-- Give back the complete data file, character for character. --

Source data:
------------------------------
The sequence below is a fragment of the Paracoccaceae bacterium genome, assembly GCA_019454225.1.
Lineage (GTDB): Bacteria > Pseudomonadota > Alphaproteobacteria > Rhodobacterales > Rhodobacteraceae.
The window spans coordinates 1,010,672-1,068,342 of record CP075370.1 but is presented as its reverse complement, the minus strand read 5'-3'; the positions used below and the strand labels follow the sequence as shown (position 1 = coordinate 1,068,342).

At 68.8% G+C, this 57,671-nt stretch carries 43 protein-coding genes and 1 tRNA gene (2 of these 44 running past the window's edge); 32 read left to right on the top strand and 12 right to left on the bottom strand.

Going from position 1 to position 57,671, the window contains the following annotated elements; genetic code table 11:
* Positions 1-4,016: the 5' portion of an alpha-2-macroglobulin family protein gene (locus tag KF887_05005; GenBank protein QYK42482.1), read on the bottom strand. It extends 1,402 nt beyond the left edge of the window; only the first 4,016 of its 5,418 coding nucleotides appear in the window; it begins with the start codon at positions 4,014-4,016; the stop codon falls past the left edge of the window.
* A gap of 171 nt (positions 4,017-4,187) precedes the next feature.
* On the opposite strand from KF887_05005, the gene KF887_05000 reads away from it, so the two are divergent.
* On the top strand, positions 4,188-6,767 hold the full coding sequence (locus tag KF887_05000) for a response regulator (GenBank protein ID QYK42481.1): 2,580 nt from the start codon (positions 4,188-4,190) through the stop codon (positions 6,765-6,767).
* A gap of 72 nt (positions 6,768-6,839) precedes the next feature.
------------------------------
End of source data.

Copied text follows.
The sequence below is a fragment of the Paracoccaceae bacterium genome, assembly GCA_019454225.1.
Lineage (GTDB): Bacteria > Pseudomonadota > Alphaproteobacteria > Rhodobacterales > Rhodobacteraceae.
The window spans coordinates 1,010,672-1,068,342 of record CP075370.1 but is presented as its reverse complement, the minus strand read 5'-3'; the positions used below and the strand labels follow the sequence as shown (position 1 = coordinate 1,068,342).

At 68.8% G+C, this 57,671-nt stretch carries 43 protein-coding genes and 1 tRNA gene (2 of these 44 running past the window's edge); 32 read left to right on the top strand and 12 right to left on the bottom strand.

Going from position 1 to position 57,671, the window contains the following annotated elements; genetic code table 11:
* Positions 1-4,016: the 5' portion of an alpha-2-macroglobulin family protein gene (locus tag KF887_05005; GenBank protein QYK42482.1), read on the bottom strand. It extends 1,402 nt beyond the left edge of the window; only the first 4,016 of its 5,418 coding nucleotides appear in the window; it begins with the start codon at positions 4,014-4,016; the stop codon falls past the left edge of the window.
* A gap of 171 nt (positions 4,017-4,187) precedes the next feature.
* On the opposite strand from KF887_05005, the gene KF887_05000 reads away from it, so the two are divergent.
* On the top strand, positions 4,188-6,767 hold the full coding sequence (locus tag KF887_05000) for a response regulator (GenBank protein ID QYK42481.1): 2,580 nt from the start codon (positions 4,188-4,190) through the stop codon (positions 6,765-6,767).
* A gap of 72 nt (positions 6,768-6,839) precedes the next feature.